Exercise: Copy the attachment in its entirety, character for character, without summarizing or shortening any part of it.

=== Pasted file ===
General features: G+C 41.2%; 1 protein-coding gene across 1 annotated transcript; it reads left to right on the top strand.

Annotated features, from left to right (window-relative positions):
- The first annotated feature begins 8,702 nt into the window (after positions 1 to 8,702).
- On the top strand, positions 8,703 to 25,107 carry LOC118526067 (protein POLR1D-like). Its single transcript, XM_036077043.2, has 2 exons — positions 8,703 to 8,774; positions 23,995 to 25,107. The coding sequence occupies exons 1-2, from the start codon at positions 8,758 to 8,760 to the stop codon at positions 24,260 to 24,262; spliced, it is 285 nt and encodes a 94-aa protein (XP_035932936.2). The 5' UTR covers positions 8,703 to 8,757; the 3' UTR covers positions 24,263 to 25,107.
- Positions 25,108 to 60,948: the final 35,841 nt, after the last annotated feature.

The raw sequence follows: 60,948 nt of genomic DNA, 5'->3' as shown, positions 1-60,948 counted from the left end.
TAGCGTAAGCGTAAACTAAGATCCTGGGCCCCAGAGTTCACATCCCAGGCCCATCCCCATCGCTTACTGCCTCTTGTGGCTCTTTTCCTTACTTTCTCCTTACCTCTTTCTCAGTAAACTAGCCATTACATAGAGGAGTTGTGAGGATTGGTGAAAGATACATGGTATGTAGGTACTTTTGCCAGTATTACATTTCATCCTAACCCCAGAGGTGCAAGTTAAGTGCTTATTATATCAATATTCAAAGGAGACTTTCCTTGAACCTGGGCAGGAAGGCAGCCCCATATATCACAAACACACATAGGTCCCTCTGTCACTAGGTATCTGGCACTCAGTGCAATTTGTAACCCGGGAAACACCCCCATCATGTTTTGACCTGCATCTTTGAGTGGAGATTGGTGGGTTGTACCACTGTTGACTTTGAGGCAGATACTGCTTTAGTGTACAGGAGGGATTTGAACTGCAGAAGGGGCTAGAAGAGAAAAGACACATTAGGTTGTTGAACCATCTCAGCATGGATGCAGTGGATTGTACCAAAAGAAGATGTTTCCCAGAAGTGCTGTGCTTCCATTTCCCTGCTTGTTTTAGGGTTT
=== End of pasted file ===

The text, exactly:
General features: G+C 41.2%; 1 protein-coding gene across 1 annotated transcript; it reads left to right on the top strand.

Annotated features, from left to right (window-relative positions):
- The first annotated feature begins 8,702 nt into the window (after positions 1 to 8,702).
- On the top strand, positions 8,703 to 25,107 carry LOC118526067 (protein POLR1D-like). Its single transcript, XM_036077043.2, has 2 exons — positions 8,703 to 8,774; positions 23,995 to 25,107. The coding sequence occupies exons 1-2, from the start codon at positions 8,758 to 8,760 to the stop codon at positions 24,260 to 24,262; spliced, it is 285 nt and encodes a 94-aa protein (XP_035932936.2). The 5' UTR covers positions 8,703 to 8,757; the 3' UTR covers positions 24,263 to 25,107.
- Positions 25,108 to 60,948: the final 35,841 nt, after the last annotated feature.

The raw sequence follows: 60,948 nt of genomic DNA, 5'->3' as shown, positions 1-60,948 counted from the left end.
TAGCGTAAGCGTAAACTAAGATCCTGGGCCCCAGAGTTCACATCCCAGGCCCATCCCCATCGCTTACTGCCTCTTGTGGCTCTTTTCCTTACTTTCTCCTTACCTCTTTCTCAGTAAACTAGCCATTACATAGAGGAGTTGTGAGGATTGGTGAAAGATACATGGTATGTAGGTACTTTTGCCAGTATTACATTTCATCCTAACCCCAGAGGTGCAAGTTAAGTGCTTATTATATCAATATTCAAAGGAGACTTTCCTTGAACCTGGGCAGGAAGGCAGCCCCATATATCACAAACACACATAGGTCCCTCTGTCACTAGGTATCTGGCACTCAGTGCAATTTGTAACCCGGGAAACACCCCCATCATGTTTTGACCTGCATCTTTGAGTGGAGATTGGTGGGTTGTACCACTGTTGACTTTGAGGCAGATACTGCTTTAGTGTACAGGAGGGATTTGAACTGCAGAAGGGGCTAGAAGAGAAAAGACACATTAGGTTGTTGAACCATCTCAGCATGGATGCAGTGGATTGTACCAAAAGAAGATGTTTCCCAGAAGTGCTGTGCTTCCATTTCCCTGCTTGTTTTAGGGTTT